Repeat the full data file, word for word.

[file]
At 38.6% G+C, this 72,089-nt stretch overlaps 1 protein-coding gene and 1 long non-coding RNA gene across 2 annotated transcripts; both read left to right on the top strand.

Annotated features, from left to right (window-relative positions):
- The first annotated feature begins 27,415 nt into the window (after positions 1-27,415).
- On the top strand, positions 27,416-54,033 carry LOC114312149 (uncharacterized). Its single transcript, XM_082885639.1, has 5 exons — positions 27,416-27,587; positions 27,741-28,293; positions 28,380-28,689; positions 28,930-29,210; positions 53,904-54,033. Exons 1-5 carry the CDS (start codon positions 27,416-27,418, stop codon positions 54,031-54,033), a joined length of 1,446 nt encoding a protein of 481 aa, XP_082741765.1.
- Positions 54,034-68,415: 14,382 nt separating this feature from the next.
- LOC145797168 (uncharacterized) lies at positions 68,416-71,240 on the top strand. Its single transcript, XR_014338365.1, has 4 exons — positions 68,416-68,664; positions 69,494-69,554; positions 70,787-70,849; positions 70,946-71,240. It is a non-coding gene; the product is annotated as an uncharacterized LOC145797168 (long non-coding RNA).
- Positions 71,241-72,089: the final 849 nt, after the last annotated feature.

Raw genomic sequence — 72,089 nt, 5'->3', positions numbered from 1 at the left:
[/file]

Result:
At 38.6% G+C, this 72,089-nt stretch overlaps 1 protein-coding gene and 1 long non-coding RNA gene across 2 annotated transcripts; both read left to right on the top strand.

Annotated features, from left to right (window-relative positions):
- The first annotated feature begins 27,415 nt into the window (after positions 1-27,415).
- On the top strand, positions 27,416-54,033 carry LOC114312149 (uncharacterized). Its single transcript, XM_082885639.1, has 5 exons — positions 27,416-27,587; positions 27,741-28,293; positions 28,380-28,689; positions 28,930-29,210; positions 53,904-54,033. Exons 1-5 carry the CDS (start codon positions 27,416-27,418, stop codon positions 54,031-54,033), a joined length of 1,446 nt encoding a protein of 481 aa, XP_082741765.1.
- Positions 54,034-68,415: 14,382 nt separating this feature from the next.
- LOC145797168 (uncharacterized) lies at positions 68,416-71,240 on the top strand. Its single transcript, XR_014338365.1, has 4 exons — positions 68,416-68,664; positions 69,494-69,554; positions 70,787-70,849; positions 70,946-71,240. It is a non-coding gene; the product is annotated as an uncharacterized LOC145797168 (long non-coding RNA).
- Positions 71,241-72,089: the final 849 nt, after the last annotated feature.

Raw genomic sequence — 72,089 nt, 5'->3', positions numbered from 1 at the left: